If you’ve got a rainy or volcanic ash-blighted afternoon to kill you could do worse than type ‘Hitchens versus Hitchens’ into Youtube and watch Christopher and Peter debate Iraq and God in 14 fun-sized chunks. Chris Hitchens is a brilliant debater – a brilliant man - but he always needs to go too far. This need is pathological but it’s the essential element of his Hitchness so complaining about it is beside the point. It does mean, however, that even when he’s absolutely right he always says something absolutely wrong.
Chris isn’t keen on religion. He hates God and also disbelieves in Him, so at root he only differs from the most tediously predictable atheists in terms of style (for which reason I shouldn’t be surprised if he does eventually change to either a more moderate or more idiosyncratic position if only to escape the consensus; in fact, I’m tempted to speculate that he would be much less hardline if he didn’t reside in the US, where he can still just about provoke a bit of outrage by being so; whereas over here the best way to create a row is to defend God-bothering).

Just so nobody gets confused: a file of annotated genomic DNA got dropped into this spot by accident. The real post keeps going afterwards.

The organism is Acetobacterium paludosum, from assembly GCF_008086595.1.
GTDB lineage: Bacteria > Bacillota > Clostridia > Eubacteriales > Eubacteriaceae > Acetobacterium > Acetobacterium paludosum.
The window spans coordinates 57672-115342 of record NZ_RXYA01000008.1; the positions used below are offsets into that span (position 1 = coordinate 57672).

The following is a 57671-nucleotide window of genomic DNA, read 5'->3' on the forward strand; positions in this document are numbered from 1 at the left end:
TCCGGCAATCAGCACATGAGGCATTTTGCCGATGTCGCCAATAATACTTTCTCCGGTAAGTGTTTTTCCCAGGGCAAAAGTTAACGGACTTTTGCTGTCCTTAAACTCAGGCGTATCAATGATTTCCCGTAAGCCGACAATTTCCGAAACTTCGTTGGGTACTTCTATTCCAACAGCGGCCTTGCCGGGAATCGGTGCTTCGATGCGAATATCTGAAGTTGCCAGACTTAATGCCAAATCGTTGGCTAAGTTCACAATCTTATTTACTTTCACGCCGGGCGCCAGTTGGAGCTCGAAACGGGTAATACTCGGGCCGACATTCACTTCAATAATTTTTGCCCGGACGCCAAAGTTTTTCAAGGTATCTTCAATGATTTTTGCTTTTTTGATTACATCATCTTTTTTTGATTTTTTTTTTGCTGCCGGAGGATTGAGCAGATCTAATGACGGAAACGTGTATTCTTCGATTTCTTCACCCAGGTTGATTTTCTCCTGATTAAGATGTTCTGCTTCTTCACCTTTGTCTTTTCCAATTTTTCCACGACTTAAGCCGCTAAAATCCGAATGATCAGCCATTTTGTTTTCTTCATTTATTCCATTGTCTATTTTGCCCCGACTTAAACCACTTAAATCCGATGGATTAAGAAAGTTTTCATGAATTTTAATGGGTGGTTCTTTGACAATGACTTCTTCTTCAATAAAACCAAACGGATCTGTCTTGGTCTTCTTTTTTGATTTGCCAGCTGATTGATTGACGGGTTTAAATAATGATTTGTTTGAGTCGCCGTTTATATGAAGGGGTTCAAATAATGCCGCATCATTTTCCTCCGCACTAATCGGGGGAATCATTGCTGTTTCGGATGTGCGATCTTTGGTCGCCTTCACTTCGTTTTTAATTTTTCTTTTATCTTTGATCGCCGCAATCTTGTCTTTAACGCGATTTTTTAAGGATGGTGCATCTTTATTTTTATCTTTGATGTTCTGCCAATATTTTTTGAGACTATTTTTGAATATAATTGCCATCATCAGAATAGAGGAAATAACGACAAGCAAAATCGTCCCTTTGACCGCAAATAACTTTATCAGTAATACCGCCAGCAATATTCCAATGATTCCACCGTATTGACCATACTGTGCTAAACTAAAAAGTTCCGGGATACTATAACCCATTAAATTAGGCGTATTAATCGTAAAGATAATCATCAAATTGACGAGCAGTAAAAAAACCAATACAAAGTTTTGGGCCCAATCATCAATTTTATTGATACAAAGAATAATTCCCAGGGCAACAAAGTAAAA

We can divide his position into the atheist parts and the anti-theist parts. Obviously we’re talking about the Abrahamic monotheist faiths here – Hindus don’t get much of a mention. Hitchens does the atheist bit - ie. exposing the absurdity of literal belief in the stuff of the Bible- with great aplomb. Meh. Aren’t we past all that? Really, how many believers operating in Hitchens’ sphere of pontification literally buy it all without doubts that can vary from troubling to severe to total? Hardcore Born-Agains, perhaps, as best they can, but their faith always looks brittle and not much more interesting than any cult or reality-avoidance method.
The sophisticate columnist/debater’s battleground today, surely, is in the question of whether religion, regardless of the truth-value of its tenets, really does Poison Everything. There seem to be three main strands in Hitchens’ anti-theism.